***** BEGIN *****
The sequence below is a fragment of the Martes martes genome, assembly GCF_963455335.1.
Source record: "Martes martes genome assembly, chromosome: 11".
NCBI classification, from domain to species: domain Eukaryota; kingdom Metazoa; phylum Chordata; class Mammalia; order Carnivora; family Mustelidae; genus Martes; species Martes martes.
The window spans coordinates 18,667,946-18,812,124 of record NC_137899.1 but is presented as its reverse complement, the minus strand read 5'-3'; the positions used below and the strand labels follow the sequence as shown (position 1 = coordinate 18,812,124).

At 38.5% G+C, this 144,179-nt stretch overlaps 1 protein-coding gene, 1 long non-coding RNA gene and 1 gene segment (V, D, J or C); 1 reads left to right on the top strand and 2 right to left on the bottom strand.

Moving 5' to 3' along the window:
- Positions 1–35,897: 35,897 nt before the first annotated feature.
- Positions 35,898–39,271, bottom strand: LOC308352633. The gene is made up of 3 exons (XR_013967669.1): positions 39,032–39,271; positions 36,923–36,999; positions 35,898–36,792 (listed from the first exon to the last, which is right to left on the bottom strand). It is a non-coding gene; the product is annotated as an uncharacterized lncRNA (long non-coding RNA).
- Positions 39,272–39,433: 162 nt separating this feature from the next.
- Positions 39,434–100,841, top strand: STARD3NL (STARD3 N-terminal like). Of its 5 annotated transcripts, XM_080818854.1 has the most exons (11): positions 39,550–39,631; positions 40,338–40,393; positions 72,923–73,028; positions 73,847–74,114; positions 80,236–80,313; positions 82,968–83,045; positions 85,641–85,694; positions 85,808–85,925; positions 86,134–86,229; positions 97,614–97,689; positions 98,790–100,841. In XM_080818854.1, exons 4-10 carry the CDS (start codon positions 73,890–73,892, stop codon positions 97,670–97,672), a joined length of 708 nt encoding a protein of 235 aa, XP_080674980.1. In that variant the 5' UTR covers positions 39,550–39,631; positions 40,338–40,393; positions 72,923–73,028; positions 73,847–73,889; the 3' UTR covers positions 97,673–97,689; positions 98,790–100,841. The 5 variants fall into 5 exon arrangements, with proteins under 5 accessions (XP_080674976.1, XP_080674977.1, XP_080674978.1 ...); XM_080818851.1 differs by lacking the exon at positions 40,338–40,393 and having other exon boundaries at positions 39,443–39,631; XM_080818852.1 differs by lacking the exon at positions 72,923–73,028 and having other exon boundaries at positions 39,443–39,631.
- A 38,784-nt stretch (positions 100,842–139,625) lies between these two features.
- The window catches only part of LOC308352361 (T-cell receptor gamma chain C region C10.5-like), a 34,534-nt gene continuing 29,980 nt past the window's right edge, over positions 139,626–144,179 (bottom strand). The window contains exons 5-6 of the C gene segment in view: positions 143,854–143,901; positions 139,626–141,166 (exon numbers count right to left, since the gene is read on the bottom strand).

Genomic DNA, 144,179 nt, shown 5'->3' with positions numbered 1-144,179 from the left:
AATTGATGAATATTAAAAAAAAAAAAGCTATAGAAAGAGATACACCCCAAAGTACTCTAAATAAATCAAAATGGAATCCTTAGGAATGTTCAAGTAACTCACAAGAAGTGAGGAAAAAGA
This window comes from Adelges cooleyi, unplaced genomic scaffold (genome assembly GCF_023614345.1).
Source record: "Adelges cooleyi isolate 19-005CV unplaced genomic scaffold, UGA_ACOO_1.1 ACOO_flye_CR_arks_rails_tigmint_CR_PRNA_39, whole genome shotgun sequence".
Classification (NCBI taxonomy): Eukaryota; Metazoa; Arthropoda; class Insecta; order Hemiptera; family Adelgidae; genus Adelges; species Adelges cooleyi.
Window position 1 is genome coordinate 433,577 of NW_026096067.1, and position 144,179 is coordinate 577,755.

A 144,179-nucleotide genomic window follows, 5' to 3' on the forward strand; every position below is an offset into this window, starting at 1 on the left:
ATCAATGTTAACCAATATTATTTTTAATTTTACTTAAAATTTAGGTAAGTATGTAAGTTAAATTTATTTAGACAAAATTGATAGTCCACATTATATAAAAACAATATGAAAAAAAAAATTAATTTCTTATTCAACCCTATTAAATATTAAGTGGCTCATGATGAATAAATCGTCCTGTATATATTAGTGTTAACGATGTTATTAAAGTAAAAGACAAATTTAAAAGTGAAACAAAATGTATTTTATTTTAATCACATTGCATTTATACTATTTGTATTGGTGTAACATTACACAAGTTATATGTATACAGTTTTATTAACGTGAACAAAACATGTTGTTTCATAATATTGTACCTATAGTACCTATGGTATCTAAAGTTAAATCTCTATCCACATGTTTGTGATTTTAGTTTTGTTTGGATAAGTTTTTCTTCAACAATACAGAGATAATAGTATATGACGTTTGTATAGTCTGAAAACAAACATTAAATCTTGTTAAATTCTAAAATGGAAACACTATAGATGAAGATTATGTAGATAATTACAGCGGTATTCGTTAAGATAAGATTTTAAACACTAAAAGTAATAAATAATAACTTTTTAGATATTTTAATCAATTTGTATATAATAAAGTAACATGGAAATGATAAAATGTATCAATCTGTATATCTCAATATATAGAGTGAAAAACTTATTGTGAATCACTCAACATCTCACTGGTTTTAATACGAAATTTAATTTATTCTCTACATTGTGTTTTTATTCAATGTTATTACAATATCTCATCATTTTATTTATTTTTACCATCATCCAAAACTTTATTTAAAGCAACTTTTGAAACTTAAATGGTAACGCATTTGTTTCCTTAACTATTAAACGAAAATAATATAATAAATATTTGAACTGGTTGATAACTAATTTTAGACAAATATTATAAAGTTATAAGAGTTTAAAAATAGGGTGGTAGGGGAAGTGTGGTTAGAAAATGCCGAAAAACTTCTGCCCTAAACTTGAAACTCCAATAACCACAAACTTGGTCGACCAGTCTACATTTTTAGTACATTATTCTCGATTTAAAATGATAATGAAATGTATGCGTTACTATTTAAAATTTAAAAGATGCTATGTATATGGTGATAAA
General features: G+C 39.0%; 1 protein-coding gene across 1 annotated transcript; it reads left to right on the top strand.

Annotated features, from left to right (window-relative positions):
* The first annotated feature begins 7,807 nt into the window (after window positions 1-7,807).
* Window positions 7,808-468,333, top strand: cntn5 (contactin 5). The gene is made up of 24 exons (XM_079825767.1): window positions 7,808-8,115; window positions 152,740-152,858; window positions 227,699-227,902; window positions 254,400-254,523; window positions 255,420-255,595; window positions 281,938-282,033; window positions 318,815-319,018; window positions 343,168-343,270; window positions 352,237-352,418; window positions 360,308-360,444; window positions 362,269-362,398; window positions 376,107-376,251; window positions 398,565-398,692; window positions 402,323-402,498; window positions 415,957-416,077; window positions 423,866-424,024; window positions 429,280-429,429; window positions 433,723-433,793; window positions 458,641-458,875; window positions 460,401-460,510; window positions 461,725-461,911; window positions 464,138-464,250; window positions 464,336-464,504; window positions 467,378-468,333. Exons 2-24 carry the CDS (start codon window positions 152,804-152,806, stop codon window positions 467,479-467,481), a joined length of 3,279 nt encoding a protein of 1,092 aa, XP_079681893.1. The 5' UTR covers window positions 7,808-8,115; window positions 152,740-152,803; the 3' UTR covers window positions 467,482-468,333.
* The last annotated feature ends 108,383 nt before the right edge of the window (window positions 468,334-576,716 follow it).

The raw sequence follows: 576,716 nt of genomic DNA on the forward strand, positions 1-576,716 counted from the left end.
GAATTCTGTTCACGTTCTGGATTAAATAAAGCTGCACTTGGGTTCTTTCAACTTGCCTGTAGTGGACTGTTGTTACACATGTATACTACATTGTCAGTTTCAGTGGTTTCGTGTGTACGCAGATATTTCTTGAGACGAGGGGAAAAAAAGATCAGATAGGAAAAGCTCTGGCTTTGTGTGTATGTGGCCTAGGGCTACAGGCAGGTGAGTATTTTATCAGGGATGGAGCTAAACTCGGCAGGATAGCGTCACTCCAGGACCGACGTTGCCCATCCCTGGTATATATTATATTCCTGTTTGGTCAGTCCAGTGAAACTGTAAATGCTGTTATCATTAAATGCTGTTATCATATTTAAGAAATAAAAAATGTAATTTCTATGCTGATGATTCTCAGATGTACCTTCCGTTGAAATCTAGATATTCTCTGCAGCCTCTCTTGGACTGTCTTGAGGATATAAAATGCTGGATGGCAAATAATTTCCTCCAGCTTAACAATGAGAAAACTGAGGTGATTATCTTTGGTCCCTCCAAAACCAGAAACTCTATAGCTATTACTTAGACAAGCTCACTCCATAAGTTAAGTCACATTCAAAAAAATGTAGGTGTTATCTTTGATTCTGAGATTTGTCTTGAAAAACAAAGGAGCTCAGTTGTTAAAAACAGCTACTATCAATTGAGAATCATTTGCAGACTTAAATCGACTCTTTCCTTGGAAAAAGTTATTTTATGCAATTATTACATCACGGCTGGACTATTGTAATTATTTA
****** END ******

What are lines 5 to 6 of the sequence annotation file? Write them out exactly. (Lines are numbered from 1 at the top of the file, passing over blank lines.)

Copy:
At 38.5% G+C, this 144,179-nt stretch overlaps 1 protein-coding gene, 1 long non-coding RNA gene and 1 gene segment (V, D, J or C); 1 reads left to right on the top strand and 2 right to left on the bottom strand.

Moving 5' to 3' along the window: